Trumpcare: Bad Policy, Even Worse Politics

The Obamacare replacement plan offered by President Trump and Paul Ryan is scheduled for a vote in the House today. Even though the Republicans have a significant majority in the House, the vote is expected to be a close call as several GOP Members have opposed the legislation.

Indeed, this gets at perhaps the most impressive aspect of the Trumpcare proposal: that it manages to disappoint on almost every criteria imaginable. It’s bad policy and bad politics at the same time. Failures of this magnitude don’t just happen; it takes planning and hard work. And for that, House Speaker Paul Ryan deserves a lot of credit. Not praise mind you, just credit (or blame, if you prefer).

I digress.

In honor of today’s vote, it’s worth quickly highlighting some of its worst aspects.

Bad Policy

The Affordable Care Act is a fundamentally unsustainable program. The reason for this is that it requires–and expects–insurance companies to behave in a way that they can’t possibly behave. It destroys insurance in the name of saving it.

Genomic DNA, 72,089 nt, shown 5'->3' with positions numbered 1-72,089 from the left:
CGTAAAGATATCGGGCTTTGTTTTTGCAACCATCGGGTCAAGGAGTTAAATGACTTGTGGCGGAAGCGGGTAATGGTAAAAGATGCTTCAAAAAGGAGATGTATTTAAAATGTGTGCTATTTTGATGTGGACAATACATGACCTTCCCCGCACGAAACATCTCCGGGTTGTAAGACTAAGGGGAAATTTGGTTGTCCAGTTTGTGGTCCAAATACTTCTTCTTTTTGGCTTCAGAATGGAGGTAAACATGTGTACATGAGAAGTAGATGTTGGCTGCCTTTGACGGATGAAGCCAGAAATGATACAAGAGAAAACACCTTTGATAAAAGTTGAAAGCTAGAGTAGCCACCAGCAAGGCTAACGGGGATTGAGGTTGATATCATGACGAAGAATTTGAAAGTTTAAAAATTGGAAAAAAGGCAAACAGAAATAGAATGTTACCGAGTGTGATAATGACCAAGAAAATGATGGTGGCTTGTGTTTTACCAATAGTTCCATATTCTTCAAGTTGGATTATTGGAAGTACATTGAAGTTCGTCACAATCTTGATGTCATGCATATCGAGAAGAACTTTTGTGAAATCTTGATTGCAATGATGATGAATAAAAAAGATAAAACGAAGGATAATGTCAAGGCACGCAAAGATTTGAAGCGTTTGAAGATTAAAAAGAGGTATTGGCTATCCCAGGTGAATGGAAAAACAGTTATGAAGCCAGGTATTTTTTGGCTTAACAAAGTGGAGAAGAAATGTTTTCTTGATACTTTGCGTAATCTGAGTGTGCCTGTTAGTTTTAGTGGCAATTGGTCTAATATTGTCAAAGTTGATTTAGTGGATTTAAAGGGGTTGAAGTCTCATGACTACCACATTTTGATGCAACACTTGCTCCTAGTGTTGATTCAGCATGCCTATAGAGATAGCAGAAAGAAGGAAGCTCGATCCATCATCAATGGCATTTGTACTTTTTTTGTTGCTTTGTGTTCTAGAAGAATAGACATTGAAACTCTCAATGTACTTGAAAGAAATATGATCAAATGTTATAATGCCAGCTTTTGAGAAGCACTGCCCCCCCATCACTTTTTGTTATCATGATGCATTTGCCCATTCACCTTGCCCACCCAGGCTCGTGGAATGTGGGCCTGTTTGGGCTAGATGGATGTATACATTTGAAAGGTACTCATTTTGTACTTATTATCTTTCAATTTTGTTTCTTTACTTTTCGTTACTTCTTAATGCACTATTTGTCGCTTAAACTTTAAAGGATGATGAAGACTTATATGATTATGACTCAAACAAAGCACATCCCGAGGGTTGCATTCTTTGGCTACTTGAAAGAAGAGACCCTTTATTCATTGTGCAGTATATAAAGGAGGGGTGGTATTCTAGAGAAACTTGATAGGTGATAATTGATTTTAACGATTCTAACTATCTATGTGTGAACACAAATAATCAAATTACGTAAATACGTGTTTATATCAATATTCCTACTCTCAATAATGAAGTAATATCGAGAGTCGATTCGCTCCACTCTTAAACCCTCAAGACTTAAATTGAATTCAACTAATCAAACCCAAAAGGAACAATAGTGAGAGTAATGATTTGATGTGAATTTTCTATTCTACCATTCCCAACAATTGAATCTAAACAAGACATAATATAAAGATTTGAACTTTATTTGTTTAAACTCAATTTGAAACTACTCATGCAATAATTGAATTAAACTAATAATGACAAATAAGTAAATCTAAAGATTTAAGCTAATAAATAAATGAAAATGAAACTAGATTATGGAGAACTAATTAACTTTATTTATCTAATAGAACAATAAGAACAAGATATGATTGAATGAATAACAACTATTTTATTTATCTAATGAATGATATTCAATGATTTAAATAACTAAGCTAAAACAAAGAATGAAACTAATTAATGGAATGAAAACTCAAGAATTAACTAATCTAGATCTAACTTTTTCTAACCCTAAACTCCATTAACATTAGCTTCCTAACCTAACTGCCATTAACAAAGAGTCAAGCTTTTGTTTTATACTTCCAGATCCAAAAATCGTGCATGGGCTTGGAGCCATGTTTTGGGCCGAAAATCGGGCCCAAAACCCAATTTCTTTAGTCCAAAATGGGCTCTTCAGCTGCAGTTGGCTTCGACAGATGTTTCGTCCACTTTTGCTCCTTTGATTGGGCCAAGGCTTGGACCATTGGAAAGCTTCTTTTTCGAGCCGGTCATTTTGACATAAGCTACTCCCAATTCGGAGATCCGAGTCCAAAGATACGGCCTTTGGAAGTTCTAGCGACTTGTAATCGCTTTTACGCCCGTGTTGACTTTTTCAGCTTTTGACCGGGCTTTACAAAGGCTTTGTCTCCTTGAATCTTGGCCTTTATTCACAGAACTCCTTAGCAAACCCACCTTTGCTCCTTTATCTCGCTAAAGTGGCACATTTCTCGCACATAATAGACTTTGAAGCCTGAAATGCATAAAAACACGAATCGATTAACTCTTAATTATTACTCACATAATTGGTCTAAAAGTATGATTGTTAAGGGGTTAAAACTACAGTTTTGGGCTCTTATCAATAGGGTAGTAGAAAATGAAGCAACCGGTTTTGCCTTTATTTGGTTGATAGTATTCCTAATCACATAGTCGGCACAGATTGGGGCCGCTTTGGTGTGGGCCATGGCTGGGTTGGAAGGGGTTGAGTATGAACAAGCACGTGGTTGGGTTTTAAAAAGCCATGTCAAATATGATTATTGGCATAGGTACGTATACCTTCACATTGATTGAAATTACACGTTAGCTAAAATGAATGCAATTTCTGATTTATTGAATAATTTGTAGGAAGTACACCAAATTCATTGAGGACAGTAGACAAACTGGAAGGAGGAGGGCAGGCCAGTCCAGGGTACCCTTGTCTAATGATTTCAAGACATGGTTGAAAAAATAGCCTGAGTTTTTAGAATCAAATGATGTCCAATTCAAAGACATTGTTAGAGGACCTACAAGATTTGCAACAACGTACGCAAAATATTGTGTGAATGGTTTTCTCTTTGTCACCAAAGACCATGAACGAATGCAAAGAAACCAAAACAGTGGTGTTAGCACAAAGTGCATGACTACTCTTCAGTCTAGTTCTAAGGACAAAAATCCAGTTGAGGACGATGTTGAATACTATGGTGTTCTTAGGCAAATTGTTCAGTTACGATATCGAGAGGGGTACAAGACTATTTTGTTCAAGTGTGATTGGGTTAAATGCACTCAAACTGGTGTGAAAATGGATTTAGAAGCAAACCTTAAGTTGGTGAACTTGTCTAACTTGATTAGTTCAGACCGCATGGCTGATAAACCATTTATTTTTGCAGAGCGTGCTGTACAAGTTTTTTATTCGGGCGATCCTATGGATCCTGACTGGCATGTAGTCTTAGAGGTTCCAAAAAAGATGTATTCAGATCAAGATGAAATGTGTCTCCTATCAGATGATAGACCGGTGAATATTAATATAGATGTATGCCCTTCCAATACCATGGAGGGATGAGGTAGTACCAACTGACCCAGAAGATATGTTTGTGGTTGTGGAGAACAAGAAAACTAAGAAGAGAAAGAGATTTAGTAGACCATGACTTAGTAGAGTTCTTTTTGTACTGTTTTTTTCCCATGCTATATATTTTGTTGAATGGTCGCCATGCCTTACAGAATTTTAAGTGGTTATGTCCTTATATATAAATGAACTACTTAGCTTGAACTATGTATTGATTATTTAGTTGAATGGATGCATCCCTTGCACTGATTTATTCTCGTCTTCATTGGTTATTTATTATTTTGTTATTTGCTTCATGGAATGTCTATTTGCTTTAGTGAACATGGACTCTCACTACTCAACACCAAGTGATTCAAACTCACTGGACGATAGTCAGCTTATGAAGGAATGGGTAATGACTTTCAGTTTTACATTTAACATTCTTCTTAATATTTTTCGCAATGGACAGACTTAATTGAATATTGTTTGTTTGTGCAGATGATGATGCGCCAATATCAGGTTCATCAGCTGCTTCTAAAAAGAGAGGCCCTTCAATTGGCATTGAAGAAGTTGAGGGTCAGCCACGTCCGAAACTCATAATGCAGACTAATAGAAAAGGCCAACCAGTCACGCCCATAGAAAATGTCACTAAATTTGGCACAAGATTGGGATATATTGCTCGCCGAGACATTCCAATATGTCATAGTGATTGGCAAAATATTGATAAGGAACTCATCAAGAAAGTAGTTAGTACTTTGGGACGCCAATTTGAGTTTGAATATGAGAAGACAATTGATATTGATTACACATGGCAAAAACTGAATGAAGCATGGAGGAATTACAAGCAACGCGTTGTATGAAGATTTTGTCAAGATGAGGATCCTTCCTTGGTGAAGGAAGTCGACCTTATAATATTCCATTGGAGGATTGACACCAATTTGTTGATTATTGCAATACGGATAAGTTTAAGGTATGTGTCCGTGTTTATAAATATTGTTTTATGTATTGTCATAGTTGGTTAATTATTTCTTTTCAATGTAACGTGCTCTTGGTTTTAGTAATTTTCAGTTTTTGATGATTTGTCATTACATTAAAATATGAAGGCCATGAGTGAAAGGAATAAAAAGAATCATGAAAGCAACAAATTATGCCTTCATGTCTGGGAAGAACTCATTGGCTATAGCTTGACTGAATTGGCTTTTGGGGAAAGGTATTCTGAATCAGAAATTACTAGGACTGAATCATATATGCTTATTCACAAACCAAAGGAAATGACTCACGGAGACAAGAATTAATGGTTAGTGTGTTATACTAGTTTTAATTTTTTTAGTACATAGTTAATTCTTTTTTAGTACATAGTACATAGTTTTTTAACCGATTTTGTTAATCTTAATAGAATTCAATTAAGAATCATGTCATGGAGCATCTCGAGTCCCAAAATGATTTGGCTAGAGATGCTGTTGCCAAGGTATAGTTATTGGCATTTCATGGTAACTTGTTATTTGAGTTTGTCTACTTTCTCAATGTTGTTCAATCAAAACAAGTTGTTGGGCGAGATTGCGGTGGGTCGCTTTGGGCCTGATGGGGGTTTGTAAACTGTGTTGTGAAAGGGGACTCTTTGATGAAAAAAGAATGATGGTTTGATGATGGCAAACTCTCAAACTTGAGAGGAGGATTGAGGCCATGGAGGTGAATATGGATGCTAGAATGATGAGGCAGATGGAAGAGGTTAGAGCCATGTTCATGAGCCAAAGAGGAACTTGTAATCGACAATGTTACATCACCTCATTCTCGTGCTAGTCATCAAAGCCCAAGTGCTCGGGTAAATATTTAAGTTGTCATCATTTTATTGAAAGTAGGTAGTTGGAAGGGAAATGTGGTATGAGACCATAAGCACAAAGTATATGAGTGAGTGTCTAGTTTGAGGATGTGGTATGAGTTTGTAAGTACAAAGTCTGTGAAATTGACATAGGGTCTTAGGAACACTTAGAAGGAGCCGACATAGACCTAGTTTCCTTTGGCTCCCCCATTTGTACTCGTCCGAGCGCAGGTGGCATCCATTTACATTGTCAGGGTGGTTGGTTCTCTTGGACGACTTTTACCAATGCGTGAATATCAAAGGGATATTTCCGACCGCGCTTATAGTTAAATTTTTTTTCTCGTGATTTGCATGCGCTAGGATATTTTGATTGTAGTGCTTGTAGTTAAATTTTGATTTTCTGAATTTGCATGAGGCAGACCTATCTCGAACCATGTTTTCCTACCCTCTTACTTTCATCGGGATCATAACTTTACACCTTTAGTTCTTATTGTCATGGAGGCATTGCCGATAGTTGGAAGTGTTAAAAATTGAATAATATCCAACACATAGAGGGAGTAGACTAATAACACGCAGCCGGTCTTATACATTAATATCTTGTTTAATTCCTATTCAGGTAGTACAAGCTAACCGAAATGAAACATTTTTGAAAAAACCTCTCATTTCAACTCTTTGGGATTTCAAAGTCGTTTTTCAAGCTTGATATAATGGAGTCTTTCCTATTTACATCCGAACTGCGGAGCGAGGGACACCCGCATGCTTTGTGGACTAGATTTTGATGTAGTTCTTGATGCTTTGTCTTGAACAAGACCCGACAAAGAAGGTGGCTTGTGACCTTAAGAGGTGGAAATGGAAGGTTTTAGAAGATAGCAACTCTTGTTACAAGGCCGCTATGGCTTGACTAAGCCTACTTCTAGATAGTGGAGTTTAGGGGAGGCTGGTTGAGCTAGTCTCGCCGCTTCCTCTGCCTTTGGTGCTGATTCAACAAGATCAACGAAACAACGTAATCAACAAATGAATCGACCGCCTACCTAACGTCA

This is achieved through three interlocking components of the plan:

  • Price controls: Insurance companies are effectively prohibited from pricing their insurance according to the risk of the applicant.
  • Essential health benefits: The government mandates (and sets a fairly high bar) for what types of treatments and services must be covered by insurance plans
  • Guaranteed issue: People with expensive medical conditions cannot be denied coverage.

The way these provisions work together is best illustrated by imagining what happens when someone with an expensive medical condition seeks insurance. For our purposes, suppose it’s a person with diabetes.